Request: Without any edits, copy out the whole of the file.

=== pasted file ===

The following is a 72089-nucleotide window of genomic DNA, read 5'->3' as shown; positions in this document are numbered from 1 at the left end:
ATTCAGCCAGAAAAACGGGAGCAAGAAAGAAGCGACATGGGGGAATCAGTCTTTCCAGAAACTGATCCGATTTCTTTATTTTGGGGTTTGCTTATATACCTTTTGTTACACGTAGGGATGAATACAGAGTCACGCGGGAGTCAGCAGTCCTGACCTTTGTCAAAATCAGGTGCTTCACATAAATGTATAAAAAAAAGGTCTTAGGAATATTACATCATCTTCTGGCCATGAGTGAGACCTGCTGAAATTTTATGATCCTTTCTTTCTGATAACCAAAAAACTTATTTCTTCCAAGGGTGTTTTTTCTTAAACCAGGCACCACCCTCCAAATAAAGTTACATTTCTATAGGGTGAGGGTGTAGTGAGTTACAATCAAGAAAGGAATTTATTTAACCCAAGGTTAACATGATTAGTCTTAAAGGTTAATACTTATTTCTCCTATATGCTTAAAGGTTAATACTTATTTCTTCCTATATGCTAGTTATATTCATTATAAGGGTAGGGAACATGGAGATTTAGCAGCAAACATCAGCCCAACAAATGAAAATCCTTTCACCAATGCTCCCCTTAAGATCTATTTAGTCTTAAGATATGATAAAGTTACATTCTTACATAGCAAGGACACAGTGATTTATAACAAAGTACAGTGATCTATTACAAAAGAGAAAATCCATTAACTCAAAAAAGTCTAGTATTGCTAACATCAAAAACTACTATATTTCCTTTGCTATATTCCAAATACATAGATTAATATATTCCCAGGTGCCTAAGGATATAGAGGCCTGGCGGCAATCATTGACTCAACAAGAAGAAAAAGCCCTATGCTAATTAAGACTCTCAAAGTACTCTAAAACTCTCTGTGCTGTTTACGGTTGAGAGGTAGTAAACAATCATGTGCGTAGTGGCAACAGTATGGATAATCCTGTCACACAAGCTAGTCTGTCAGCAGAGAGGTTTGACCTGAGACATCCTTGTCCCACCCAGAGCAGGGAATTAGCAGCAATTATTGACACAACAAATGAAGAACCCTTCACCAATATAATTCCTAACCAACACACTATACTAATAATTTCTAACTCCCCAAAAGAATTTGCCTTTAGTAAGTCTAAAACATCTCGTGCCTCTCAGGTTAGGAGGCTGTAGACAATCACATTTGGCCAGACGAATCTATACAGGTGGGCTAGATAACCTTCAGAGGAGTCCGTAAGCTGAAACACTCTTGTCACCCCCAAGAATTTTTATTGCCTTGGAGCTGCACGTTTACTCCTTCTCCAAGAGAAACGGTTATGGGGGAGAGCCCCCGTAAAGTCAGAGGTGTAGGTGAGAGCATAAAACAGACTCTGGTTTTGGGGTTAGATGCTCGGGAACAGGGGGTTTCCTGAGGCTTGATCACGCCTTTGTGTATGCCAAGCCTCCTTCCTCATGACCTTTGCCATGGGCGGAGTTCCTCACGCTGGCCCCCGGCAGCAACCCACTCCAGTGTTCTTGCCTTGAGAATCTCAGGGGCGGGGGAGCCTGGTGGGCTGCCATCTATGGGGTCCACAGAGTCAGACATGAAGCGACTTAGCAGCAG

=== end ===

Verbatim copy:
The following is a 72089-nucleotide window of genomic DNA, read 5'->3' as shown; positions in this document are numbered from 1 at the left end:
ATTCAGCCAGAAAAACGGGAGCAAGAAAGAAGCGACATGGGGGAATCAGTCTTTCCAGAAACTGATCCGATTTCTTTATTTTGGGGTTTGCTTATATACCTTTTGTTACACGTAGGGATGAATACAGAGTCACGCGGGAGTCAGCAGTCCTGACCTTTGTCAAAATCAGGTGCTTCACATAAATGTATAAAAAAAAGGTCTTAGGAATATTACATCATCTTCTGGCCATGAGTGAGACCTGCTGAAATTTTATGATCCTTTCTTTCTGATAACCAAAAAACTTATTTCTTCCAAGGGTGTTTTTTCTTAAACCAGGCACCACCCTCCAAATAAAGTTACATTTCTATAGGGTGAGGGTGTAGTGAGTTACAATCAAGAAAGGAATTTATTTAACCCAAGGTTAACATGATTAGTCTTAAAGGTTAATACTTATTTCTCCTATATGCTTAAAGGTTAATACTTATTTCTTCCTATATGCTAGTTATATTCATTATAAGGGTAGGGAACATGGAGATTTAGCAGCAAACATCAGCCCAACAAATGAAAATCCTTTCACCAATGCTCCCCTTAAGATCTATTTAGTCTTAAGATATGATAAAGTTACATTCTTACATAGCAAGGACACAGTGATTTATAACAAAGTACAGTGATCTATTACAAAAGAGAAAATCCATTAACTCAAAAAAGTCTAGTATTGCTAACATCAAAAACTACTATATTTCCTTTGCTATATTCCAAATACATAGATTAATATATTCCCAGGTGCCTAAGGATATAGAGGCCTGGCGGCAATCATTGACTCAACAAGAAGAAAAAGCCCTATGCTAATTAAGACTCTCAAAGTACTCTAAAACTCTCTGTGCTGTTTACGGTTGAGAGGTAGTAAACAATCATGTGCGTAGTGGCAACAGTATGGATAATCCTGTCACACAAGCTAGTCTGTCAGCAGAGAGGTTTGACCTGAGACATCCTTGTCCCACCCAGAGCAGGGAATTAGCAGCAATTATTGACACAACAAATGAAGAACCCTTCACCAATATAATTCCTAACCAACACACTATACTAATAATTTCTAACTCCCCAAAAGAATTTGCCTTTAGTAAGTCTAAAACATCTCGTGCCTCTCAGGTTAGGAGGCTGTAGACAATCACATTTGGCCAGACGAATCTATACAGGTGGGCTAGATAACCTTCAGAGGAGTCCGTAAGCTGAAACACTCTTGTCACCCCCAAGAATTTTTATTGCCTTGGAGCTGCACGTTTACTCCTTCTCCAAGAGAAACGGTTATGGGGGAGAGCCCCCGTAAAGTCAGAGGTGTAGGTGAGAGCATAAAACAGACTCTGGTTTTGGGGTTAGATGCTCGGGAACAGGGGGTTTCCTGAGGCTTGATCACGCCTTTGTGTATGCCAAGCCTCCTTCCTCATGACCTTTGCCATGGGCGGAGTTCCTCACGCTGGCCCCCGGCAGCAACCCACTCCAGTGTTCTTGCCTTGAGAATCTCAGGGGCGGGGGAGCCTGGTGGGCTGCCATCTATGGGGTCCACAGAGTCAGACATGAAGCGACTTAGCAGCAG